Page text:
Revelation 12-13 introduces a trio of beasts, grotesquely portrayed, and in clear parody of the Trinity. The reason for this portrayal is that John writes in apocalyptic, which has many specific features. One particular aim of this genre is to provide a caricature and exposure of things which appear to be impressive and powerful. Often this was aimed at the ruling government and sometimes to the religious leadership.
What the apocalyptic narrative is doing throughout this work is establishing two diametrically opposed entities at play in the universe - the way of God and the way of the (fallen) world. Thus, there are two primary classifications in John's perspective: the people of the kingdom and the people of the earth. I am of the opinion that the latter especially becomes semi-technical language for those who reject the kingdom of God and thus work against the Lord and his anointed.
On this, those who are devoted to the ways of the world are characterized in 12-13 as being enamored with the grotesque trio - especially the second: The Beast out of the Sea. In the trinitarian mimic this beast is a parody of Jesus as Messiah. Thus this figure appears to be invincible and impressive, having charisma and offering of salvation and security. The two great questions which are given in the text come from the people regarding the Beast: "Who is like the beast? Who can make war against it?" (13:4). A focus on uniqueness and superiority.
So why does John portray this figure as a beast which is able to draw such admiration? Because he wishes to expose the power and authority for what it really is - a lame attempt at subverting the power of God and replace the true Messiah. I remain unconvinced that John's words are meant for a specific time and place or person, and that they are thus timely for every day and age in which power corrupts and the ways of the world stand contrary to the will of God. What happens in the narrative of Revelation is that people are given the opportunity for true and genuine freedom, but instead they willingly give away their liberty to the promise of security which, in reality, is a grotesque beast.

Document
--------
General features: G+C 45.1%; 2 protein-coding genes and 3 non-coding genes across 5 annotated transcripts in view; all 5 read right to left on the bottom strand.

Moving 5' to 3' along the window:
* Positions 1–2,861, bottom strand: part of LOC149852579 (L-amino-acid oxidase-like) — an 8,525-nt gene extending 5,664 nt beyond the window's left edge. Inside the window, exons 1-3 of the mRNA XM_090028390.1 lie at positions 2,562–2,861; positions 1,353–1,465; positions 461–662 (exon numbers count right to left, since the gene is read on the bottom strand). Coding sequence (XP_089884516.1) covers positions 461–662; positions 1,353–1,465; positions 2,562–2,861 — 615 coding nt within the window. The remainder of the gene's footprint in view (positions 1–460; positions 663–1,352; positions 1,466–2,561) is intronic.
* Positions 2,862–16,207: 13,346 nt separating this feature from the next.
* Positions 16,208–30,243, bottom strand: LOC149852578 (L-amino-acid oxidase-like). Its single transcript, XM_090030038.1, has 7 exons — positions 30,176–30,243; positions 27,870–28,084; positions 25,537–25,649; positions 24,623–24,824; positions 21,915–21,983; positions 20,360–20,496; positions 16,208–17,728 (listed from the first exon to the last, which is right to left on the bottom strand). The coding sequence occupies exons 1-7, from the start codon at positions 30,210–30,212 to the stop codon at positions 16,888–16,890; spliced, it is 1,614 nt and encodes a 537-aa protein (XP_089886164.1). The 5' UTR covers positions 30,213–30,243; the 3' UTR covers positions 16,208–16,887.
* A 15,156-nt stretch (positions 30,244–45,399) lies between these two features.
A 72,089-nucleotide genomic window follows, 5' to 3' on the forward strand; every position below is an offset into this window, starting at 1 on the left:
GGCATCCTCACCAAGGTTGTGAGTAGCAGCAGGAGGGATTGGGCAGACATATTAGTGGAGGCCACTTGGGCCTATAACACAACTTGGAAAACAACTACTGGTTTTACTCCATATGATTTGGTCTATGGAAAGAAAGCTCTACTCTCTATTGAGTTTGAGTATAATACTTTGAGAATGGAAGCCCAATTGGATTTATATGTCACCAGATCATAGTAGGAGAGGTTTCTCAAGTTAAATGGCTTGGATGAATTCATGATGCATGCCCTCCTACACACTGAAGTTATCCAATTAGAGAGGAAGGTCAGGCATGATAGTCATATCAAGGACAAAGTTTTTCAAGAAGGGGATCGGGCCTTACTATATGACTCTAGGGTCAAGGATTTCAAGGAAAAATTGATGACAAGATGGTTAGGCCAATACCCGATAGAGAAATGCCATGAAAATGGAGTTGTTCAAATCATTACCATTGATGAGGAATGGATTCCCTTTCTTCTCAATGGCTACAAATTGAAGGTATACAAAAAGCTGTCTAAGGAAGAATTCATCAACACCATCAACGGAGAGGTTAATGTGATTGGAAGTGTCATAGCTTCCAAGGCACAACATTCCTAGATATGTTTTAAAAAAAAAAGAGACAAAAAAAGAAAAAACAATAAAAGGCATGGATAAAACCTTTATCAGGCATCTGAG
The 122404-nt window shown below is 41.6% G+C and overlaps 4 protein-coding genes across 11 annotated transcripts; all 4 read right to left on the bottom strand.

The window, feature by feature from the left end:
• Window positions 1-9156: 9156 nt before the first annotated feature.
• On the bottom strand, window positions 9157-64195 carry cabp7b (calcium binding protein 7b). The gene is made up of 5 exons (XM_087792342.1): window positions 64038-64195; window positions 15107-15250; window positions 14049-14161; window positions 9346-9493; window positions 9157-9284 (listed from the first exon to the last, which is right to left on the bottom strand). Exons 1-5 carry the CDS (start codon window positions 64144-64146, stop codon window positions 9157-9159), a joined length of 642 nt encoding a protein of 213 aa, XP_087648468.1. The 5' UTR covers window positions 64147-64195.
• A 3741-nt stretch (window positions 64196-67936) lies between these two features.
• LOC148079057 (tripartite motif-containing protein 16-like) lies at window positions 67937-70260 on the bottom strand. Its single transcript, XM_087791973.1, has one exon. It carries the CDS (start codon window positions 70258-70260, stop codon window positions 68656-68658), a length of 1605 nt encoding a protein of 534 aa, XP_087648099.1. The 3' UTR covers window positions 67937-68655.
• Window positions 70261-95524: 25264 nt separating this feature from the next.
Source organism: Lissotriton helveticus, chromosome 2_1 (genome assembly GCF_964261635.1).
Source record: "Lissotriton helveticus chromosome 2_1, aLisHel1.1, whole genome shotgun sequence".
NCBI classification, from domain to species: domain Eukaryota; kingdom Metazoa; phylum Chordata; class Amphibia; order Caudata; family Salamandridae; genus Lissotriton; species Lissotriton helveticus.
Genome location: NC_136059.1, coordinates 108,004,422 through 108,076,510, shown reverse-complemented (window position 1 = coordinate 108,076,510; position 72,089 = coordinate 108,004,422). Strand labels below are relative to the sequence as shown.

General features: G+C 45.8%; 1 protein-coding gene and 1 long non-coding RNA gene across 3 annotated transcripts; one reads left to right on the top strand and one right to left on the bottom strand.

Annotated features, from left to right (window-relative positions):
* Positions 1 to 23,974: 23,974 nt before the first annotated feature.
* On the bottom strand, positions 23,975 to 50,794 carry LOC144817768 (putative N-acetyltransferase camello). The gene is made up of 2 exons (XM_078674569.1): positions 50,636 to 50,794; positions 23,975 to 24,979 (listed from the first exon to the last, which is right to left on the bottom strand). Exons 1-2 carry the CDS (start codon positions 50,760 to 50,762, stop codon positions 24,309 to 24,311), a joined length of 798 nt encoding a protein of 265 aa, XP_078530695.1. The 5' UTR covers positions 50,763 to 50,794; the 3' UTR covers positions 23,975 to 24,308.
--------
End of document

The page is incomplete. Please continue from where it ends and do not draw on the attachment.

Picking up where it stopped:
I bring this up (and thus run the risk of being labelled a Hal Lindsey [may it never be!]) to draw our culture's attention to the encroachment of governments overstepping their boundaries (both in America and elsewhere in the world), all in the promise of salvation and security - mostly by stealing language which used to be reserved for one Messiah alone. And it is sad that they have also convinced believers and Christian leaders to dedicate these very words to entities which are not Jesus.
I am not making the claim that the current President (or anyone else in the current government) is the antichrist. I do not believe this to be the case. But I am convinced that the stripping of humanity, from the least of those among us to the unborn to those who have lost most of what they've worked hard for, is more in line with the ways of the world than the ways of our God. This is a cheap shell of hope and a pathetic excuse for change. I affirm that I am making a political statement, but only because I am convinced that true freedom and liberty involves the whole individual being set to live out the inalienable rights endowed by the Creator.